Some Sugar House residents may feel like the 2100 South block of Highland Drive has always been under construction.  The most prominent block in Sugar House will indeed continue to be an active construction area.  Utility and groundwork is underway on the Sugarmont Apartments, with building construction expected to start soon.  The eight-story apartment building will occupy the southwest corner of the block, directly east of the Fairmont S-Line station.  The Sugarmont Apartments will add 352 residential units to the Sugar House Central Business District.  Directly east of the Sugarmont Apartments is the proposed site of the Dixon Medical Building, a six-story commercial building.  The developers have received the needed approvals from the planning commission, meaning that construction can start as soon as building permits are issued.

4.  151 State

The original rendering of the 151 Tower. The design has been changed to include a more distinct rooftop.

Downtown could see construction on three new towers in 2017.  Boyer’s plans to build the 151 Tower may have stalled after 111 Main started construction (and lured away potential tenants), but expect to see some movement with this project this year.  According to several sources, Boyer is waiting to be 50 percent pre-leased before breaking ground on the proposed 18-story office building on State Street.

5.  The four Homeless Resource Centers

Conceptual rendering of a potential center at 653 East Simpson Ave.

The city announced in December the four sites for proposed new homeless resource centers.  The next step will be to determine the programming and target population of each new shelter.   The four sites are at 653 East Simpson Ave in Sugar House, 275 West High Avenue in Ball Park, 131 East 700 South in Central City and 648 West 100 South in downtown Salt Lake.  Of the four sites, the Sugar House location has proven to be the most controversial.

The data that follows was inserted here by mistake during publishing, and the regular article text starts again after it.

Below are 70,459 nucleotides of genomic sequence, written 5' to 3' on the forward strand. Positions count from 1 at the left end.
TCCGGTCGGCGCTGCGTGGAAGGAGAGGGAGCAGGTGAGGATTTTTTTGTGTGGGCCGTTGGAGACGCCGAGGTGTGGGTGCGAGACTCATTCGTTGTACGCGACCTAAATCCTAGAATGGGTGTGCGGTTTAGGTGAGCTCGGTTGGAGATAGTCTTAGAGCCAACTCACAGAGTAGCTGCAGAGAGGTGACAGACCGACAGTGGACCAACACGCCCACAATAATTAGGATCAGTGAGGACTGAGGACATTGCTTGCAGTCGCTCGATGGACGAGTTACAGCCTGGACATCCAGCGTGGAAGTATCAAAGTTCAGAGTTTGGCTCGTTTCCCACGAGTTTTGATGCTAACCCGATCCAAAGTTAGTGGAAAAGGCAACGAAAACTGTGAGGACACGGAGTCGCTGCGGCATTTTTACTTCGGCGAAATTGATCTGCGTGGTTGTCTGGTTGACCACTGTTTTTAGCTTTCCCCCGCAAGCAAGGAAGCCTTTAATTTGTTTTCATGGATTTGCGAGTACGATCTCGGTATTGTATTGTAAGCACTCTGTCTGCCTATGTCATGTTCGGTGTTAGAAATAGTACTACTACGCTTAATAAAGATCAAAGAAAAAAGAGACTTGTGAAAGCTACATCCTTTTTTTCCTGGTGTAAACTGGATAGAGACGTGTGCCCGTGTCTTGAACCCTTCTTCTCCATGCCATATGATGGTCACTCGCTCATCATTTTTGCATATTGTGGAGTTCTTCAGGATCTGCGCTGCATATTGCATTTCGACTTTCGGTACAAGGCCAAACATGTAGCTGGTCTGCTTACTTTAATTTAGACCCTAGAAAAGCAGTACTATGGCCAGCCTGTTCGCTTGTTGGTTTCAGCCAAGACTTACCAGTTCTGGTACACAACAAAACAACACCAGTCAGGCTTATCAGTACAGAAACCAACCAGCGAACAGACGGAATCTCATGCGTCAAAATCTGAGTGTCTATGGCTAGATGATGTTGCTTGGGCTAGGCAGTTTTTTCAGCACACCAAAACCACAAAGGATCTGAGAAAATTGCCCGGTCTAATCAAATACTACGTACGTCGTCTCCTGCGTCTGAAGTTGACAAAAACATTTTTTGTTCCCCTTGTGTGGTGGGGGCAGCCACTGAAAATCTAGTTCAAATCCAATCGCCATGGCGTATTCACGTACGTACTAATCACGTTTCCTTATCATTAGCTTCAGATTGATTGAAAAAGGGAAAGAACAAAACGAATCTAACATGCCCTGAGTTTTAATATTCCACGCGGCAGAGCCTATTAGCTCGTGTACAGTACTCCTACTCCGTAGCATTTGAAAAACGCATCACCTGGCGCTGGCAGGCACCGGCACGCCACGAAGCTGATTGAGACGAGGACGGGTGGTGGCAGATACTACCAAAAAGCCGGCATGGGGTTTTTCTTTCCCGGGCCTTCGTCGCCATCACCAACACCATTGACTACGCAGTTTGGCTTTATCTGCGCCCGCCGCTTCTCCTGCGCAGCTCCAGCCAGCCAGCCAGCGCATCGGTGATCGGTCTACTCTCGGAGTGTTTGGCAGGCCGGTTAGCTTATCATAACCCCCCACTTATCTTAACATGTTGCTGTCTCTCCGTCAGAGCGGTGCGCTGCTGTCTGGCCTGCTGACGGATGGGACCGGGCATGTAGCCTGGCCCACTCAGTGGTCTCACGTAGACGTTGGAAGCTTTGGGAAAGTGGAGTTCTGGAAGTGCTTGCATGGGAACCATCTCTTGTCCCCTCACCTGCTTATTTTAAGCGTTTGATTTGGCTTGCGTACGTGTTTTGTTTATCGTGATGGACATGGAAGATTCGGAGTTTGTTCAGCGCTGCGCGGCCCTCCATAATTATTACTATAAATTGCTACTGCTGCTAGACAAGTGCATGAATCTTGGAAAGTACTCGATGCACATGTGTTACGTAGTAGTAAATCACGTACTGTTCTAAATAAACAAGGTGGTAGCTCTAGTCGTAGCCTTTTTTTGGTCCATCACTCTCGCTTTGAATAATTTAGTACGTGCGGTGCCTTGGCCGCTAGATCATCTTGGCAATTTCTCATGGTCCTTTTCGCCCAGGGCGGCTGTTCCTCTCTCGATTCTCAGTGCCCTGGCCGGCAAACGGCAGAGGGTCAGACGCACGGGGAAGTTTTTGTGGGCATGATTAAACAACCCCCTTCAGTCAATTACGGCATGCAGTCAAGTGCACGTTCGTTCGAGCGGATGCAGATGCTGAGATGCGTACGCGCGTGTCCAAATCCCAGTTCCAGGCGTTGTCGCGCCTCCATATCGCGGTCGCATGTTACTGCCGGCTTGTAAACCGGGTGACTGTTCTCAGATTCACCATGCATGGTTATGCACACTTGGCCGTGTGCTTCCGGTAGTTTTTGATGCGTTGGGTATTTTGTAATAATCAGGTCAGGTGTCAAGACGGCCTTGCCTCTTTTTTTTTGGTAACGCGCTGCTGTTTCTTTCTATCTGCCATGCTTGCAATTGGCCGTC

Wishful Optimism: The Convention Center Hotel

Artist rendering of a proposed development of the Arrow Press Square in downtown Salt Lake City.

There has been no formal announcement on the site of the design of a new convention center hotel, but whisperings in the city suggest that the selected developer DDRM Cos., a real-estate company headquartered in St. George, Utah, is partnering with real estate firm InterNet Properties, Inc. to build the long-awaited hotel at the site of the former Arrow Press Square building at the intersection of 100 South and West Temple.  In a December 2015 interview with Building Salt Lake, Vasilios Priskos, the owner of the Arrow Press site, stated his intent on having his property be the site of the new hotel. According to Priskos, if the Arrow Press property was selected he would like to build a 480-foot, 39-story hotel to accommodate the 850 to 1,200 hotel rooms and ample convention space required by the county.

About Isaac Riddle 536 Articles
Isaac Riddle grew up just outside of Salt Lake City, Utah. He has a BA in English literature from the University of Utah and a Masters of Journalism from Temple University. Isaac has written for Next City, The Philadelphia Public School Notebook and Salt Lake City Weekly. Before embarking on a career in journalism, Isaac taught High School English in the Kensington neighborhood of Philadelphia. Isaac is the founder of Building Salt Lake and can be reached at isaac@buildingsaltlake.com.